– nobody
    Commented May 6 at 20:55
  • In Florida, property tax payments are due before April. However, one can get a 4% discount if they are paid in November. A benefit of self escrow. My property insurance is bundled with my car insurance and I pay monthly for no additional fee.
    – Pete B.
    Commented May 10 at 12:09
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Mostly ditto D Stanley. Just a few other random thoughts ...

When I paid off my mortgage, I was expecting to get a document from the county saying my title was now clear of liens. I never got any such paper. I called them and they said there was no such thing.

I filed away the paper from the bank saying the mortgage was paid off. I never used it for anything or showed it to anyone, but I kept it just in case.

Yes, if you were paying taxes and insurance through an escrow account, you will need to contact the tax office and make arrangements to pay taxes directly, and similarly with your insurance company. In my case, at one point I refinanced the mortgage and the bank said they were not interested in setting up an escrow account, so I had to make those arrangements then.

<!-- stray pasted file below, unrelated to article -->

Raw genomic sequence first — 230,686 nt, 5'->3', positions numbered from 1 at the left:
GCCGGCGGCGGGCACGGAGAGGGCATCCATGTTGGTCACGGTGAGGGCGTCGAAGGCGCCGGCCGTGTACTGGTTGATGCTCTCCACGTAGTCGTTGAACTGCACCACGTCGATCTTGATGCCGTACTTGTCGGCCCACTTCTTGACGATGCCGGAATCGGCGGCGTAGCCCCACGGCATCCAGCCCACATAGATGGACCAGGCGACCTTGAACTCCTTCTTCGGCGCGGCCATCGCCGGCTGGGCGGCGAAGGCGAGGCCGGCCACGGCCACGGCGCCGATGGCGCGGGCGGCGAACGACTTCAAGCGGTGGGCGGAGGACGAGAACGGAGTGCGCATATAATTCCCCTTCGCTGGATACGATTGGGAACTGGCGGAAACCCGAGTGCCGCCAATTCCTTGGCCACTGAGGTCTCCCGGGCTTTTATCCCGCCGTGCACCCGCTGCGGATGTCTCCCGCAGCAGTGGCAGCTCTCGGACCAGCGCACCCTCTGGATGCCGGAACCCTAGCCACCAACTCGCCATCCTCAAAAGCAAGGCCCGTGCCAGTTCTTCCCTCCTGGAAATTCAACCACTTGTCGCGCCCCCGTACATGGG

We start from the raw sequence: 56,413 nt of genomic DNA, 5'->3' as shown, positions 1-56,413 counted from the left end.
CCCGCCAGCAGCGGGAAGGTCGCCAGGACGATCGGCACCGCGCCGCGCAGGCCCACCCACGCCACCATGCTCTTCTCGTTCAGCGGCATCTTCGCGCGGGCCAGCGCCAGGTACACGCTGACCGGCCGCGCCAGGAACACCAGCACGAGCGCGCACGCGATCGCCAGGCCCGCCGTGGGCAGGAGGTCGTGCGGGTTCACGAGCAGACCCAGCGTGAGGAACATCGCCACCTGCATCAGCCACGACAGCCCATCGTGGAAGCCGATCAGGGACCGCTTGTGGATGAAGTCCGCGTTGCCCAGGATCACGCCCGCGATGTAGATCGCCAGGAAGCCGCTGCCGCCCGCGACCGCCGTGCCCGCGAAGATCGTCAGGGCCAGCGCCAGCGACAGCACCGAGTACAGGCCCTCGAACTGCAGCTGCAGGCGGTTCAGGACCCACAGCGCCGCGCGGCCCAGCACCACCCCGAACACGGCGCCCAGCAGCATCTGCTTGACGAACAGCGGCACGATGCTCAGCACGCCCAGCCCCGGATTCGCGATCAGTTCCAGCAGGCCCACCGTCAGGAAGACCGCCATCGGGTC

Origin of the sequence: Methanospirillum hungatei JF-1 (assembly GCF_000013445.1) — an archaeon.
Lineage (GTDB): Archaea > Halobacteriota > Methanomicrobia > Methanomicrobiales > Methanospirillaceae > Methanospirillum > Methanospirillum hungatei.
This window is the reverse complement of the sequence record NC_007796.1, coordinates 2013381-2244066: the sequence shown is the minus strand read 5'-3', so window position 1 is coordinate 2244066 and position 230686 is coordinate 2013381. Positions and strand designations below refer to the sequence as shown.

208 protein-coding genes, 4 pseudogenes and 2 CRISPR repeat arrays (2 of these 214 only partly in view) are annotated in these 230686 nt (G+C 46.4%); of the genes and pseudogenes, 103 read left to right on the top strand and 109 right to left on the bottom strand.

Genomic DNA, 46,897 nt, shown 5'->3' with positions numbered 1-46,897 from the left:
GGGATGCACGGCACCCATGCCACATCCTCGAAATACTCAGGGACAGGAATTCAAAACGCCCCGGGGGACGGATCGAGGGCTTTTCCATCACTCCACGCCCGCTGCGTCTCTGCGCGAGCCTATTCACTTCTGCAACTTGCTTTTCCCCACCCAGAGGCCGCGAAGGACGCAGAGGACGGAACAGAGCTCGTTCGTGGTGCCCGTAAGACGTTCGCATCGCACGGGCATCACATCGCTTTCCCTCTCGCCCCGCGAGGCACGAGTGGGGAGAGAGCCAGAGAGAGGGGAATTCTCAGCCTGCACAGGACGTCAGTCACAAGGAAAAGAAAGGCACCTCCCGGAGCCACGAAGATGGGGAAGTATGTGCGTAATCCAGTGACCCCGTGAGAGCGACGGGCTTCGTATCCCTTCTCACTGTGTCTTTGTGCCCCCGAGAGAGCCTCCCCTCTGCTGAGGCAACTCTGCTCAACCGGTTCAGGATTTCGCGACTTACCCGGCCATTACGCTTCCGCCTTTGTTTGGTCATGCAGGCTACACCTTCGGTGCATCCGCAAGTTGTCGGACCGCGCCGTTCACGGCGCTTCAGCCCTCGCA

In my area, property taxes are due twice a year. One advantage to having an escrow account with your mortgage is that you pay taxes and insurance in convenient monthly payments. When you're off the escrow, you'll have to save up to pay semi-annually or annually. My taxes were small enough that I basically just came up with the money when they were due, but if you live in a higher-tax area or the value of your house is higher compared to your income, that may be impractical. You might really need to carefully budget and save for it.

My homeowners insurance company gave me the option of paying annually, semi-annually, or monthly. But there was a significant discount for paying annually or semi-annually. The first year I was also paying car insurance for 4 cars (mine, my wife's, and two kids'), and I got all those policies at the same time, so I just didn't have the cash to pay all that all at once. I talked to the insurance agent about renewing one or more of those policies on a different date to spread things out, but that never happened. What did happen was that the kids grew up and moved away and my wife divorced me, so I ended up with just the homeowners and one car, that I could afford to pay semi-annually. But whatever.

I didn't have anything else I had to worry about. I presume you're already paying your utilities separately. If there are any special tax assessments, they're either rolled into your escrow or you're already paying them separately. Basically, though, anything you were paying through the escrow you will now have to make arrangements to pay directly.

Congratulations on paying off your mortgage! May I suggest that you might take the first month or two that you are mortgage free to buy yourself some things you couldn't afford before, but then you should put most or all of this money into savings or retirement. As I paid off my debts, I started putting the amount I used to pay on debts into my retirement fund, and I was able to retire earlier than I had originally planned.